Tests during pregnancy
A fetal echocardiogram, which can be done as early as 16 weeks of pregnancy, is the best test before a baby's birth. The test uses sound waves to take pictures of the baby's heart. The fetal echocardiogram may be done if:
- The mother or father has a congenital heart defect.
- During her pregnancy the mother has been exposed to certain chemicals.
- During her pregnancy the mother has taken medicines that may increase the risk that her baby (fetus) will develop heart defects.
- Other exams or tests show signs that a baby may have a problem related to the heart's structure.
Tests after your baby is born
Many congenital heart defects are found in the first month after a baby is born. Your doctor may ask about the baby's symptoms, appetite, and other habits. He or she may do other tests to find a heart problem, such as:
More tests may be needed, depending on the symptoms and type of defect. These may include:
- Chest X-ray, to check the size and blood vessels of the heart.
- Electrocardiogram (ECG, EKG), to check for irregular heart rhythms (arrhythmias) that may be related to a congenital heart defect.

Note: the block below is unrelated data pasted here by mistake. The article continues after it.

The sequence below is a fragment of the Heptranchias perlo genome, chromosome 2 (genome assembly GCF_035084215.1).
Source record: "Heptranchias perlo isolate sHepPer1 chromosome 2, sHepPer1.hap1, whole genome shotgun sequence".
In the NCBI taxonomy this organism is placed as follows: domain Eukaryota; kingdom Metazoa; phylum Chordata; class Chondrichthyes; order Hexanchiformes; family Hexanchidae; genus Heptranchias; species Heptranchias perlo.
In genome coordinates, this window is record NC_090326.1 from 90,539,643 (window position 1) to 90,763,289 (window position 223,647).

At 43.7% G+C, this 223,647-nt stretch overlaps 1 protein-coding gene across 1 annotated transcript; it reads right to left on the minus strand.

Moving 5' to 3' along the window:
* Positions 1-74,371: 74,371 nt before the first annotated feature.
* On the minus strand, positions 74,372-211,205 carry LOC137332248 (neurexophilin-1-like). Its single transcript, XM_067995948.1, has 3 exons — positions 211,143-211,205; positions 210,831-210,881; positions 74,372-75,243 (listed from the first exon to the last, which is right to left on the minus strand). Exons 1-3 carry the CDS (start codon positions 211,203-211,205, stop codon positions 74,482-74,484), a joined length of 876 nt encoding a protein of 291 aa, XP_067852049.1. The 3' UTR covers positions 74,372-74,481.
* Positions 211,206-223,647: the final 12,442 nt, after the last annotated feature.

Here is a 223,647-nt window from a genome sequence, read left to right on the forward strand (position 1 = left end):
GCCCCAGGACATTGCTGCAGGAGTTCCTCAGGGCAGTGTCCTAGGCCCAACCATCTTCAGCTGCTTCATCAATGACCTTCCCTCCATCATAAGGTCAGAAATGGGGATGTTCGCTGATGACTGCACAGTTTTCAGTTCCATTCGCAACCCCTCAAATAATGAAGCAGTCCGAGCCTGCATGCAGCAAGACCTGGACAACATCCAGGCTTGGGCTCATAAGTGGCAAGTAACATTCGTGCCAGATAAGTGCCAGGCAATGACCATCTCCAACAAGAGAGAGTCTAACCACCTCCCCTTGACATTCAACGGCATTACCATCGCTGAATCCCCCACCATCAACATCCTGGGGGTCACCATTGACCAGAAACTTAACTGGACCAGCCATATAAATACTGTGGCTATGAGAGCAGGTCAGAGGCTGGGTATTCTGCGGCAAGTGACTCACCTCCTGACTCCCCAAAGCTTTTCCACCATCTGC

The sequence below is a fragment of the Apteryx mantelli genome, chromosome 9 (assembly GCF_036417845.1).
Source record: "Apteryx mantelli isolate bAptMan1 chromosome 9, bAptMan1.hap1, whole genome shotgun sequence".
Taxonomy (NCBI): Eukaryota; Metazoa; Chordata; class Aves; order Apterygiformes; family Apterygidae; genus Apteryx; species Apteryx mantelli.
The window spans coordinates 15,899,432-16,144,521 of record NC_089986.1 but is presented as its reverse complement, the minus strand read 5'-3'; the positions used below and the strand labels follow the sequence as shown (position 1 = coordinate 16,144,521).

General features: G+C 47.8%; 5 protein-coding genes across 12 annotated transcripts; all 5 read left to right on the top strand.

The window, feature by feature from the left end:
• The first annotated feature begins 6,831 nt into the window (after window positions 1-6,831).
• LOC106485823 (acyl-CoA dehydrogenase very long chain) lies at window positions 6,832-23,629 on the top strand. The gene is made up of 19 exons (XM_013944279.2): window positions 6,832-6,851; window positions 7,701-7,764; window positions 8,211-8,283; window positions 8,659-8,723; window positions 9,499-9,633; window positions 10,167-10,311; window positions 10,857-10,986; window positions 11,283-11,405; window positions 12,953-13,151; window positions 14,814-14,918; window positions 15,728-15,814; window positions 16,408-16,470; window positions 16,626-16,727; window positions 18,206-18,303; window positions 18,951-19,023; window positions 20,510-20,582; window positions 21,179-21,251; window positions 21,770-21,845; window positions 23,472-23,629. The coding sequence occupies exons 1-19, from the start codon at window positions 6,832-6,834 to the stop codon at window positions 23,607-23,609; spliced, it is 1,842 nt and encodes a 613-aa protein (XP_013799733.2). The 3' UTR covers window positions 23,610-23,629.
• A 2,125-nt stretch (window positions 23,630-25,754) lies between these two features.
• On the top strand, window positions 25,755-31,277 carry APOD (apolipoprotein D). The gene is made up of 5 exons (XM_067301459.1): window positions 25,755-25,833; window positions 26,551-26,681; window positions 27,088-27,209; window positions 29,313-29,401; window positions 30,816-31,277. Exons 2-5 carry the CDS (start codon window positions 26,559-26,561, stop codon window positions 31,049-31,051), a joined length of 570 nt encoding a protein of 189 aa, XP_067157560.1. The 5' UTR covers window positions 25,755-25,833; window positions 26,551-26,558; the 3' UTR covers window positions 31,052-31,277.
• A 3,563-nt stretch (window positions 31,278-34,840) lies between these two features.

- Blood tests, to check for anemia, polycythemia, or levels of certain chemicals in the blood.
- Oximetry, to see whether oxygen-poor blood is being pumped to the body. The amount of oxygen in the blood can also be measured by an arterial blood gas (ABG).
- CT scan or MRI of the heart and major blood vessels, to view abnormal heart structures and/or blood vessels. During these tests, your child will probably be given medicine to make him or her relax and sleep.
Tests for children and adults
Children, teens, and adults with congenital heart defects need regular checkups. They might have tests to check the health of the heart and to check for complications.
A stress test (exercise electrocardiogram) can be done to check if a child or an adult with a heart defect needs exercise restrictions or to see if exercise performance is changing over time. This test might be done before a child starts school or before a teen or adult starts a new exercise program.
Adults who have congenital heart defects need routine checkups. Be sure you have a primary care physician. You might also need to see your cardiologist regularly, such as once a year.
If you are thinking of becoming pregnant and you or your partner has a congenital heart defect, it's best to plan ahead for a pregnancy. Genetic counseling can help you find out your risk of passing a heart defect to your child.
If you are already pregnant and you or your partner has a family history of congenital heart defects, a fetal echocardiogram or genetic testing may be done during pregnancy.
A baby may be checked for congenital heart defects if: